31 AUGUST 1867, Page 9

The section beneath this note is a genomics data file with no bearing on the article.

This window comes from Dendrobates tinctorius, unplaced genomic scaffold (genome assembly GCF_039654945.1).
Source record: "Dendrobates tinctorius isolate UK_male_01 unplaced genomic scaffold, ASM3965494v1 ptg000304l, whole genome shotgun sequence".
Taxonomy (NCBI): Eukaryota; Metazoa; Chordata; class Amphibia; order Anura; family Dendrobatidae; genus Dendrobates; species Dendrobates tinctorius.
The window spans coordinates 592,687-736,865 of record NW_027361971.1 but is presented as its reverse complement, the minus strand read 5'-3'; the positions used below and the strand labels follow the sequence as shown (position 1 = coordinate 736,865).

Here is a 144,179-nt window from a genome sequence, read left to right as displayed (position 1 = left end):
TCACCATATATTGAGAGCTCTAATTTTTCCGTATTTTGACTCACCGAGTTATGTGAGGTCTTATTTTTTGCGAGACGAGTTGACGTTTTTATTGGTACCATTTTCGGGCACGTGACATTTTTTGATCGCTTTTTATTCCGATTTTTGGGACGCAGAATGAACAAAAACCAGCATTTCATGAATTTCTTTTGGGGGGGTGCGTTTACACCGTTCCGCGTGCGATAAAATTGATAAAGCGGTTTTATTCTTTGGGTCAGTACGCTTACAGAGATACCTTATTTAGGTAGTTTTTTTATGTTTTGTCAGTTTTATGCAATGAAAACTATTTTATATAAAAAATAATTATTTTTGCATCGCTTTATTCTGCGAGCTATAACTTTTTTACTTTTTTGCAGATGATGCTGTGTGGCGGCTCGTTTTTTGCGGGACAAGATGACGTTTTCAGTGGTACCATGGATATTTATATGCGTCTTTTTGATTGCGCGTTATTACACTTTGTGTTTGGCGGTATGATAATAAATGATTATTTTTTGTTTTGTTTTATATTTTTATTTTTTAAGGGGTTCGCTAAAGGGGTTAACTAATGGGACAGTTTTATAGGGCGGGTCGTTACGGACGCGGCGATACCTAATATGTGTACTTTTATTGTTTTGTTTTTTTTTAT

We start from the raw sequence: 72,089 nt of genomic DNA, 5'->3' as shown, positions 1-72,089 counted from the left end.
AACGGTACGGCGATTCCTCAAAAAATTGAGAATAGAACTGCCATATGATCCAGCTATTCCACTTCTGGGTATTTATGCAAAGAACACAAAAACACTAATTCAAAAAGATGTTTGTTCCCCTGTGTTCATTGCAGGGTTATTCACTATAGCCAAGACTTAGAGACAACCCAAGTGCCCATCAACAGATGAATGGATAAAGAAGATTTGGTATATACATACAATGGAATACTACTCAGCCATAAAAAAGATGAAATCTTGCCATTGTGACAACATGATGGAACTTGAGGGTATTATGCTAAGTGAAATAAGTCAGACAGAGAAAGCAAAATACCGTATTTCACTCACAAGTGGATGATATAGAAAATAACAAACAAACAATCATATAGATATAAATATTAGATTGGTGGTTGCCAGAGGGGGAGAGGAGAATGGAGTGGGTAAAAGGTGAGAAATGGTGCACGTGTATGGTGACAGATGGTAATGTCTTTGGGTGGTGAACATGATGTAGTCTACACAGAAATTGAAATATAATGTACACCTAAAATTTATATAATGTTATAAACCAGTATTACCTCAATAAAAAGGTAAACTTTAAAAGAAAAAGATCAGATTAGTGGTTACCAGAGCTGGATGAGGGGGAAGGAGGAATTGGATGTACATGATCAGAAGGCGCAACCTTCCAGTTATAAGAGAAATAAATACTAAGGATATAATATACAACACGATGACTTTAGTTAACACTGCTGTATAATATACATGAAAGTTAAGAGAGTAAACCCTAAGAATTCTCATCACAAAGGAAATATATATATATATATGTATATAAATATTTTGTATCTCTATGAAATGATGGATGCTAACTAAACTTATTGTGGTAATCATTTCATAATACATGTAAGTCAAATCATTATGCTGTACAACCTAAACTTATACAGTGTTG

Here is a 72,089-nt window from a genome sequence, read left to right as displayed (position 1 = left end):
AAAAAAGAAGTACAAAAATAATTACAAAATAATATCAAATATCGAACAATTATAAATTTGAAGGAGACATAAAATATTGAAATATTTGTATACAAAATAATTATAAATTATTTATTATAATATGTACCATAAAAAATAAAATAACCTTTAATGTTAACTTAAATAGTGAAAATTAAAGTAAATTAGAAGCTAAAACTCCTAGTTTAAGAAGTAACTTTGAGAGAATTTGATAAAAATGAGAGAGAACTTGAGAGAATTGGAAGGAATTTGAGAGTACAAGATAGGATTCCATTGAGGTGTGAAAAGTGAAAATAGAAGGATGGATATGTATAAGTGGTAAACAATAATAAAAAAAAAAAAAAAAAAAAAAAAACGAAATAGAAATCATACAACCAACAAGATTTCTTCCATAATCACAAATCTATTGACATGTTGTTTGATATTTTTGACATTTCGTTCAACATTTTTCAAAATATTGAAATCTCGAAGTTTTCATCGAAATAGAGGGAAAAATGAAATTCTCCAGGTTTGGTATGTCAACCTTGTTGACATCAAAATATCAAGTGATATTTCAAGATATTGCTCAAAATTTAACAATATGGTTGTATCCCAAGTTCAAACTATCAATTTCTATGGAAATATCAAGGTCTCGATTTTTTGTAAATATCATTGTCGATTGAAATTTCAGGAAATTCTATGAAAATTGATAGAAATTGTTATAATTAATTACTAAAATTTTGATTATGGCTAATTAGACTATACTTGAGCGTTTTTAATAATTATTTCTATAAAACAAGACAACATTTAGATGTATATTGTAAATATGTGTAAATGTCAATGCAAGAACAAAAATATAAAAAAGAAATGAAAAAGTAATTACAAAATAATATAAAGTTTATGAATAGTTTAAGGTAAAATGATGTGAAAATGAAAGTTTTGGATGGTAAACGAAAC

APPOINTED too late in the course of last Session to finish its inquiry and make a report, the Select Committee on Special and Common Juries has presented the House with some valuable evidence. It examined two Associates of the superior Courts, the Secondary of the City of London, the Deputy Sheriff of Middlesex, -the Under Sheriff for Surrey, and Mr. Serjeant Pulling. All these witnesses were agreed as to the faulty working of the present system, and, no doubt, next session we shall hear at whose door the fault is to be. laid, and how it may best be remedied. At present there are some speculative suggestions before us, such as paying special jurors five guineas each, and putting clergymen in the jury box, in order to teach them their duty to their neighbour. But we do not feel that we have reached the root of the evil. As long as one man complains of another we are only on the way to discovery. We want to find the man who is the ultimate cause of complaint, and who is reached acciden- tally after strings of recriminations. In the case of juries, too, there are many men that answer to this definition, and there are many radical faults in the system itself which are not to be attributed to any one man, or any body of men.. The way in which jurors are paid for their services is often unjust, and the scale is generally inadequate. The discomfort to which all who wait is our present Courts are exposed is, to some extent, a necessity of the buildings, but it might be reduced by reducing the numbers of those who are summoned. There are other evils which require a strong hand to put them down, and which, we fear, will hardly be suppressed until there is a further and more sweeping reform in our, whole legal procedure. Some of these have not been touched upon in the course of the evidence, but they contribute greatly to waste the time of juries, and to add to those accumulations which are the shame and the stumbling-block of Leeds, Liverpool, the Guildhall, and Westminster.